I would go one step further and pick an amount that I want to donate and then each fail action moves a unit of money from the "good" to "bad" bucket. ie start with $100 and each failed build puts $1 into the Big Endian / Kodos / Republican and each successful build the dollar goes into the Little Endian / Krang / Democrat charity bucket.


Relevant: http://stickk.com


It's a technological swear-jar. The pain is that it's taking money out of your pocket.


Maybe view it as art that assigns meaning to an abstraction. A failing build is pretty obscure to most people, but giving to charity makes sense.

As a programmer I can sympathize with wanting to get my head out of the clouds once in a while. Sure, my customers use my software, but my internal build processes are invisible to them.


He chose donating because it’s a good thing. Reasonable amount of build failure is ok, just not excessively so.


In this system there is always somthing to stay positive about. Yay i wrote code that built, or yay i donated to a cause i believe in. I think everyone who is talking about incentives are over thinking it


Donating money is something that has a short term sting but feels good in the long term. That short term sting gives the immediate feedback and the long term benefit means that the user will keep the system on. If my failed builds donated to Trump 2020 I wouldn’t keep the system on.


It would make more sense for build failures to donate to a cause that the user opposes. Perhaps you oppose the NRA, or the ACLU, or a certain political party. That ought to provide a strong disincentive.


As mentioned elsewhere, there needs to be some long term incentive to keep the system on at all that counters the short term financial disincentive.


If there's a separate incentive to keep the system on, then it doesn't function as a disincentive to cause build failures. If you're worried about keeping yourself honest (i.e. not turning the system off), then there could be an escrow service where you prepay and can't get that money back. After every build failure, the escrow contributes a small amount to the "bad" charity, then at the end of the year, the remaining funds get contributed to a "good" charity.


Eh, there's always a limit though.


I'm curious why you need to pay for a load balancer when you're running this as a service just for yourself. Sure it could fail, but it's not something critical and a LB just seems like unnecessary complexity/cost.


Everytime my build fails I effectively donated money to Amazon.


Ah, I was wondering who was subsidizing my free shipping. Thank you!


I am missing the point of the article. Why does build failing require any incentive or punishment?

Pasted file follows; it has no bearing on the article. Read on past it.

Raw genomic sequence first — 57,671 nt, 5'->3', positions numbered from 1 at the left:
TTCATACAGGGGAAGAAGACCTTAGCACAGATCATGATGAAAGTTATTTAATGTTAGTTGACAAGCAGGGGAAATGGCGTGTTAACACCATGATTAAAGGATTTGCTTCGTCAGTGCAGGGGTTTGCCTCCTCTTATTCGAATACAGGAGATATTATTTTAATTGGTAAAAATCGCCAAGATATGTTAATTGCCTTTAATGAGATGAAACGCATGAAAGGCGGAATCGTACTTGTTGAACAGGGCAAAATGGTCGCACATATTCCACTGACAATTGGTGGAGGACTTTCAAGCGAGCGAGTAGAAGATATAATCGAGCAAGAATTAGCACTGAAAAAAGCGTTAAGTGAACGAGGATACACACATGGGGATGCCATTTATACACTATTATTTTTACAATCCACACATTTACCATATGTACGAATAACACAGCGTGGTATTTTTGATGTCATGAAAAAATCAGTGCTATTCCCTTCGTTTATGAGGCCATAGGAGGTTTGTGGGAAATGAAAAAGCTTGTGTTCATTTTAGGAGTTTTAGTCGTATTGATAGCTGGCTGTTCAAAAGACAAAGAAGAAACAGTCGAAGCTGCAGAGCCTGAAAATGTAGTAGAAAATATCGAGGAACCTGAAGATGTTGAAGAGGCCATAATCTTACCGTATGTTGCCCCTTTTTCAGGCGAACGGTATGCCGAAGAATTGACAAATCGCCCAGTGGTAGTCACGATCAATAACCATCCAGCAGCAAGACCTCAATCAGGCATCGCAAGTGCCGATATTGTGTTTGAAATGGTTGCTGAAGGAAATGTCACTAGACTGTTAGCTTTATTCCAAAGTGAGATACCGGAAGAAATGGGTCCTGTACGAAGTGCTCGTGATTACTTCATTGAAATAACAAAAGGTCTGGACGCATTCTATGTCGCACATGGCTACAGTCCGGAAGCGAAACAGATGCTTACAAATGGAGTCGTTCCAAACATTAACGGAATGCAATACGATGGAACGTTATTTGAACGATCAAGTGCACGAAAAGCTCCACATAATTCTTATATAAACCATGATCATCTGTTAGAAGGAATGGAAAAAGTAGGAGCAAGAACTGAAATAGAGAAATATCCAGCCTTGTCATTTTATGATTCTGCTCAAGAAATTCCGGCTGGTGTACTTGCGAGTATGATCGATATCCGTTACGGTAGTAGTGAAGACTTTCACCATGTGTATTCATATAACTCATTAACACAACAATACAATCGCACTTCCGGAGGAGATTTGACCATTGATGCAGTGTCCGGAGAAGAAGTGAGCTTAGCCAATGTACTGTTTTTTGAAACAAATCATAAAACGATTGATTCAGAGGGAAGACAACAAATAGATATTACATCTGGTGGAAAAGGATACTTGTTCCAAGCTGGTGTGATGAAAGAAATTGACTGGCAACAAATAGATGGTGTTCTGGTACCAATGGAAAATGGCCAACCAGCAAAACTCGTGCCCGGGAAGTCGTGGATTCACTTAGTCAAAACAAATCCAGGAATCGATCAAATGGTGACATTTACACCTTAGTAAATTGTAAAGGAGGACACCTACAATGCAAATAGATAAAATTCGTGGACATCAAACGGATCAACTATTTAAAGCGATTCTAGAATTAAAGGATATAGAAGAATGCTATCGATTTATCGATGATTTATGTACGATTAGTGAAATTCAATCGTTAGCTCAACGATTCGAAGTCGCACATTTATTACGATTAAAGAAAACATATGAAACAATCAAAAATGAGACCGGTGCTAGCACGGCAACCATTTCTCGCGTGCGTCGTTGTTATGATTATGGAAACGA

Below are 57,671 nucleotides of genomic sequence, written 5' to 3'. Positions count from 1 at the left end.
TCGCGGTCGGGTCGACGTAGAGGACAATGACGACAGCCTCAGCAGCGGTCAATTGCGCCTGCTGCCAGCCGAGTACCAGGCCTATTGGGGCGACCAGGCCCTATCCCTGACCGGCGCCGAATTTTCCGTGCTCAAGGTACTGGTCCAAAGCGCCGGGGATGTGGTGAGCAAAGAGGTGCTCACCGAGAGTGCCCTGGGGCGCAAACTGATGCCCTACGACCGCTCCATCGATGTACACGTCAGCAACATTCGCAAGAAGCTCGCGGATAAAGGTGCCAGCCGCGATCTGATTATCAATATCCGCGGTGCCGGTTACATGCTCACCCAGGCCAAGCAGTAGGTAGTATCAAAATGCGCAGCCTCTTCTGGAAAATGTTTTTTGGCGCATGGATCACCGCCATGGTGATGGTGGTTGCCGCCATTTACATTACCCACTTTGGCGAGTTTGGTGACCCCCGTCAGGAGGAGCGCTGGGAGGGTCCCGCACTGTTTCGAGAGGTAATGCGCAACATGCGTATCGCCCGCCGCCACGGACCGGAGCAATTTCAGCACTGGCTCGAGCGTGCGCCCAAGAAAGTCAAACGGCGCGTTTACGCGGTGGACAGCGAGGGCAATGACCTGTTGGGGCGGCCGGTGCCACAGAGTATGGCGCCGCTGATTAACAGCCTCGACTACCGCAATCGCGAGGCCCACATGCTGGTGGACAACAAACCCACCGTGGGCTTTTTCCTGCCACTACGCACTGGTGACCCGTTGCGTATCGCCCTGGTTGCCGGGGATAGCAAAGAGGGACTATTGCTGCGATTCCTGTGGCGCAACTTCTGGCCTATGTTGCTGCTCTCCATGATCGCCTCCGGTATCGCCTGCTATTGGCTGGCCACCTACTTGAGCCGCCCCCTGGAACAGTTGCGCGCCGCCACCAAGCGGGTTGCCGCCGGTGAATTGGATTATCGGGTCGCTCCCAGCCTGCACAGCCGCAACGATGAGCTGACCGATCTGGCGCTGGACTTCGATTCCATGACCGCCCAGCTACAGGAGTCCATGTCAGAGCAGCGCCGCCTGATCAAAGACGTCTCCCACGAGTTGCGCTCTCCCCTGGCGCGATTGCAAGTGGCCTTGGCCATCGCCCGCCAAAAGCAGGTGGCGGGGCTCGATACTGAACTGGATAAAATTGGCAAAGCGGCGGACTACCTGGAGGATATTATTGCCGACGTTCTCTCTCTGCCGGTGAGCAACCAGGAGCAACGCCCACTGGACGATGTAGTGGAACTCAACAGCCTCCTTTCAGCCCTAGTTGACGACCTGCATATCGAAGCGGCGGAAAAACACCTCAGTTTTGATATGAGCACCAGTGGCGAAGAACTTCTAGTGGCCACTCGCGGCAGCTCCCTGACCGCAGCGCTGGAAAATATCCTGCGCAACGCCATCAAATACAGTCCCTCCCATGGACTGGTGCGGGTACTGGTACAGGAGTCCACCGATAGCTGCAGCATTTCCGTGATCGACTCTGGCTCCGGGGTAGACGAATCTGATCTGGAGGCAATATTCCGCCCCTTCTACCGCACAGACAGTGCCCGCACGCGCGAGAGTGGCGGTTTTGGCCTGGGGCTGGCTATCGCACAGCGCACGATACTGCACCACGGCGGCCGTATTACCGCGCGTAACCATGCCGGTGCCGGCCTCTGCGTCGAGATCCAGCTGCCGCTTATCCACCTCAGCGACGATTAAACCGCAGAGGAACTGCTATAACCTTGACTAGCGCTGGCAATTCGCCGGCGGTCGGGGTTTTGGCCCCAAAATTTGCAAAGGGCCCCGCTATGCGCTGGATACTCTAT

If a build fails, nothing changes in the production environment. The developer can troubleshoot and fix the build. Pretty much like when local compilation fails due to a syntax error.

Why does such a routine thing as a build failure need to be rewarded or punished?


Once upon a time, builds used to be very expensive and take forever. Entire development teams shared a single single-pipe build server, and builds could not even be built locally first.

We're (mostly) past those times now, but "breaking the build" is still in the mind of many devs as a negative behavior.


I'd imagine 'breaking the build' is, for almost everyone nowadays (and in most situations), a very minor issue. But it's still, all else equal, a net negative, however small.

Breaking a build once, for whatever reason, probably isn't a big deal. But breaking a build frequently certainly could be.


If you break our build, your pipeline fails and your code is not merged. Simple as that. The master branch doesn't break, because we don't merge broken code into it.


It’s a good habit to keep the commited code buildable. For team members, easier history changes, git bisect, etc.


Not sure if I'm in to equating charity with failure or mistakes, but I suppose it's better than a complete lack of charity.


A few years ago, I had this idea of paying a small amount to charity every time I hit snooze on my alarm clock. I forked into an android alarm app, started working on it (but never completed it). My rationale then was that if I feel lazy and would prefer to sleep in further, I would penalize myself but in a way that would benefit someone else.


There was a study (referenced from a few books -- never read the study itself) where parents were required to pay if they didn't pick up their children from the kindergarten. Since setting this up reduced guilt (they were now paying for the care-takers' extra time) the average time of being late actually increased -- instead of decreasing as thought initially.


Freakonomics mentioned this. It took place in Israel. It took a social faux pax and converted it to an economic transaction, thereby reducing/removing the stigma of being late.

http://freakonomics.com/2013/10/23/what-makes-people-do-what...